“You were there?”

“Yeah.  Me, Sam, Gina, Chris and Butch.  I’ll tell you with one condition.  You leave Samuel Voxes alone.  Give him his retirement on Mars and leave him in peace.”

“Were you close?”

“Sam saved me.  I was fourteen at the time.  My family ran a methane harvester.  Back then the harvesters were on ships that skimmed through the atmo, none of the remote stuff we have now.  Anyways every so often there’s a huge methane pocket that shows up in the Earth’s atmo that’s especially valuable because it’s usually pure with only just a touch of nitrogen.  There was a pocket that day.  We ran for it.  The pocket ignited and our ship went down.  Next thing I remember Sam is pulling me out of the wreckage.  While the other three fight off a pair of demons.  They had already unloaded their guns and were holding the two off with power rods.

“Kid I saw them land blows that would have shattered skulls and left a pile of mush behind.  The most they did against these two was bruise them.  But Sam stood up and was about to run and help them when a third demon came up behind us.  Sam turned and stared at it.  Just stared it in the eye.  I’ll never forget what happened next.  He said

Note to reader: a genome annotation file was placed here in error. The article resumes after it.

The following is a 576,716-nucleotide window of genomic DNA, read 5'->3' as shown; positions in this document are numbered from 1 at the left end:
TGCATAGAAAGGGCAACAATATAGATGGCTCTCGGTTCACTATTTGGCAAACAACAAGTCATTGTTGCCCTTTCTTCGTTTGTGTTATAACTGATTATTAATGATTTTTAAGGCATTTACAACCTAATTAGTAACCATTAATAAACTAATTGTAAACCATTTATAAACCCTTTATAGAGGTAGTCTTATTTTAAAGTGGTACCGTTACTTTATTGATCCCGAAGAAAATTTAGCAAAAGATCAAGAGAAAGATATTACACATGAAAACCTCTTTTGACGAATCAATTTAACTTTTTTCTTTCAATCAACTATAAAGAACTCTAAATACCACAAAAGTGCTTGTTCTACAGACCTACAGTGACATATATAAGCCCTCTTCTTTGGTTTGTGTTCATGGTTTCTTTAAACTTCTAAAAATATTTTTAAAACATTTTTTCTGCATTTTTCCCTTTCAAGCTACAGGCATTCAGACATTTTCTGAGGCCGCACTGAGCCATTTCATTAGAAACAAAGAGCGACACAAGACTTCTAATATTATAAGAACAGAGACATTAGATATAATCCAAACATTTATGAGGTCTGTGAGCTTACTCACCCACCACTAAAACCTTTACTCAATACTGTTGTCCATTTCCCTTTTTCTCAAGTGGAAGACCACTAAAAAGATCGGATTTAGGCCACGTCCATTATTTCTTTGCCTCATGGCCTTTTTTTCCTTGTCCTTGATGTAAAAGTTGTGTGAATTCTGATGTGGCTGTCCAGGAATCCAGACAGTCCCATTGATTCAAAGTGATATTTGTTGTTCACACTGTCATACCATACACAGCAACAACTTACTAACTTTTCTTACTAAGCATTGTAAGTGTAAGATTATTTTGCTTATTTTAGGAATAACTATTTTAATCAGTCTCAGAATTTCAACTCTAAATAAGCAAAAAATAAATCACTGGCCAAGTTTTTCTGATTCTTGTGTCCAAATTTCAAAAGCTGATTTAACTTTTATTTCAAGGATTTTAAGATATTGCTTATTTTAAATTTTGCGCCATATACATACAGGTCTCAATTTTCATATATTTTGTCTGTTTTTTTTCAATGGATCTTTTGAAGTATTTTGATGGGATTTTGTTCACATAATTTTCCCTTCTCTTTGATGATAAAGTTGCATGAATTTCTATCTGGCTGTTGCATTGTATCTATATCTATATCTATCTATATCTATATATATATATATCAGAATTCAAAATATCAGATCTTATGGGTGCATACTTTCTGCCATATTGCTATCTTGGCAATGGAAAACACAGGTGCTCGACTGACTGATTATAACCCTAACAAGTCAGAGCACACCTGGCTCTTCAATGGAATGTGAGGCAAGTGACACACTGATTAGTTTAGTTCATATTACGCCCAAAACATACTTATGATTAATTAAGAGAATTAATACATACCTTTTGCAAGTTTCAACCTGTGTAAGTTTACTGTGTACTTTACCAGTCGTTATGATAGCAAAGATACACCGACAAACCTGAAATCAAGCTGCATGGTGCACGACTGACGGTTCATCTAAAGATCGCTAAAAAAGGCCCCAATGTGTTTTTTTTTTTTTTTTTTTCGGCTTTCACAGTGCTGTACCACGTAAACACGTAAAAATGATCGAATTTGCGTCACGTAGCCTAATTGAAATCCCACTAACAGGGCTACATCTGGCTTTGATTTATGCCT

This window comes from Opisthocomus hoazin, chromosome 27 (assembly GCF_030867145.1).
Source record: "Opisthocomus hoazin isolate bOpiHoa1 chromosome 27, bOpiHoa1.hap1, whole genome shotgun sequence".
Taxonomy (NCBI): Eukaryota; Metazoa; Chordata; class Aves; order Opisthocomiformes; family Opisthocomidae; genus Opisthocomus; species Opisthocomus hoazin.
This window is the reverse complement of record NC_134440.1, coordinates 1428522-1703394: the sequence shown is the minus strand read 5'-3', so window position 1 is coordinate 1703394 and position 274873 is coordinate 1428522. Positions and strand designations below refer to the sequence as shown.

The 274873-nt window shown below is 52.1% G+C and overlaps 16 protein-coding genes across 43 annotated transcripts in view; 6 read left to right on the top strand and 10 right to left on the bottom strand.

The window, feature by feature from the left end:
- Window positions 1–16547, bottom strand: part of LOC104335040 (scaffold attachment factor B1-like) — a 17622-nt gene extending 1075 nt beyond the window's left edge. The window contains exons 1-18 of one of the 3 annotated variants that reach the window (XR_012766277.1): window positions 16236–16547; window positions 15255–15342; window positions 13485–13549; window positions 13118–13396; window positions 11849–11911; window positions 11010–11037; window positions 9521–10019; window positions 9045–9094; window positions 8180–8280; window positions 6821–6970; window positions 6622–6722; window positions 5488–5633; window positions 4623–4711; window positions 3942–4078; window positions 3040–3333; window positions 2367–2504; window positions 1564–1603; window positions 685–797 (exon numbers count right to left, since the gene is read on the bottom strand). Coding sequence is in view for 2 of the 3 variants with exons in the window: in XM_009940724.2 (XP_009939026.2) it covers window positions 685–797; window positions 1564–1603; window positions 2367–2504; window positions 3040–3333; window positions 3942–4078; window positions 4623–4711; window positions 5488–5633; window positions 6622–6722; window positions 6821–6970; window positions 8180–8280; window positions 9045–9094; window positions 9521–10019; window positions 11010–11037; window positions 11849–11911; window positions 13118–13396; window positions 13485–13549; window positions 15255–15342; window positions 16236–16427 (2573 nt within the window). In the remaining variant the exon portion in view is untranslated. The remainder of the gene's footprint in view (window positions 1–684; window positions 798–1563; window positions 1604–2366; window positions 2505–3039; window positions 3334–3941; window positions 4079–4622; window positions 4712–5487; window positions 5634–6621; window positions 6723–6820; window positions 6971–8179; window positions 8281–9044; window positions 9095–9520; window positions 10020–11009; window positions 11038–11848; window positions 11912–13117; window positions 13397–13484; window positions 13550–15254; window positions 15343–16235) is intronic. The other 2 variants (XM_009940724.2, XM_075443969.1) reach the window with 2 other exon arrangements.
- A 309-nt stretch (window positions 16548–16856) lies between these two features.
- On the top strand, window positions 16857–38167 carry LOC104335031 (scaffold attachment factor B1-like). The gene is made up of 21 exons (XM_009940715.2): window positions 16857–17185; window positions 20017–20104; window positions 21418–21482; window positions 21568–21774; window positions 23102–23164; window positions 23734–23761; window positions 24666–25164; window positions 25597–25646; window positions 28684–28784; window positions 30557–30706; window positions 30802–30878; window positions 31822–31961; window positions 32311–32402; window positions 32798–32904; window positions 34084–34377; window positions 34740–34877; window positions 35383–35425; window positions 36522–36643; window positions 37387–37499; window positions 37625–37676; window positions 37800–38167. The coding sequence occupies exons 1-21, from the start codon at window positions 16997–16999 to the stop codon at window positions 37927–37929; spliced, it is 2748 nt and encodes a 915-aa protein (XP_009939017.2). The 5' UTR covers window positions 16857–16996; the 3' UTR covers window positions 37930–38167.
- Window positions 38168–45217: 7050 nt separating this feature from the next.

‘You ain’t got nothing on us.’  Just like that.  ‘You ain’t got nothing on us.’  Then he pulled out his pistol and pointed it right between the thing’s eyes and said.  ‘Now go to Hell.’  And fired.  The demon fell over dead.  But he was too late to save the others.  So he picked me up tossed me into the shuttle they had brought down to save me, and left.”

I remember I sat in silence for what must have been at least ten minutes letting it all sink in.  I sifted through the information Forest had given me and when it didn’t make sense I did it again.

“How did he do it?” I asked no one in particular.  “How did he kill it?  We can’t kill the ones we manage to capture.”

“Sam told me how he did it.” Forest said.  Immediately my attention was riveted.  This was the information I needed.  This was the information I wanted.  “He said the demons are not limited to the basic laws of the universe we have come to accept and learn.  As such, we must learn to meet them on a level unrecognized by any branch of science.”

“And what is that?”

“A Mystical one.”

I tried really hard not to laugh.  I really did.  I mean, this is the stuff that every doomsday prophet since the exile had thrown around.  Mysticism?  Was he going to tell me to kill chickens and read their intestines next?

But I laughed.

“I’m not messing around here kid.”  Forest said.  “Samuel Voxes told me that he has no real idea of what he did to kill that demon.  Only that he did it.  And if you manage to avoid sending him into a psychotic episode he would tell you the same thing.  But you won’t get to find out.”

“I won’t?”

“No.  Because your ship is repaired, and I’m not going to let you ruin the last days of the man who saved my life.  Time for you to go home.”